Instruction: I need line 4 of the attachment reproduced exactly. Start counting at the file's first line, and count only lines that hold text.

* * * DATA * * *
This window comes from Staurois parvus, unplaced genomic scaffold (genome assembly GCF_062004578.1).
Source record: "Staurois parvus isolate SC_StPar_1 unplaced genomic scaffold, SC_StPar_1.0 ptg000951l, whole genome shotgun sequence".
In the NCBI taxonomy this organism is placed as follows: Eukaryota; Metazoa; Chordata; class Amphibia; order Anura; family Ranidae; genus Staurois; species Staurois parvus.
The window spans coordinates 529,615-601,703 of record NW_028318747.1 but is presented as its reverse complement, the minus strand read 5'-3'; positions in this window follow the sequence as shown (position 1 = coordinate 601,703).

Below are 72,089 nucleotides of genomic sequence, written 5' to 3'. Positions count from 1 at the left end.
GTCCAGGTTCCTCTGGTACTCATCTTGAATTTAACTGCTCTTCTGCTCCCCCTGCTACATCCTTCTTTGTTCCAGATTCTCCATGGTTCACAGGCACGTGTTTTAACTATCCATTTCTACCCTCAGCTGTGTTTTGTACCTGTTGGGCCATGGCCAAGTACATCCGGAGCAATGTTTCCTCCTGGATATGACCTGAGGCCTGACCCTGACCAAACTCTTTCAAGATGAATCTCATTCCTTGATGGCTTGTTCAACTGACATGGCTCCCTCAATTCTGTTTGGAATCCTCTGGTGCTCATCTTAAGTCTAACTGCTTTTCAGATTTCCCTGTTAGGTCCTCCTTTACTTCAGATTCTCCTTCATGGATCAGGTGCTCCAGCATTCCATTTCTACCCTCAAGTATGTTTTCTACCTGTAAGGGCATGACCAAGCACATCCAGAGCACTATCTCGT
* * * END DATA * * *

The window spans coordinates 529,615-601,703 of record NW_028318747.1 but is presented as its reverse complement, the minus strand read 5'-3'; positions in this window follow the sequence as shown (position 1 = coordinate 601,703).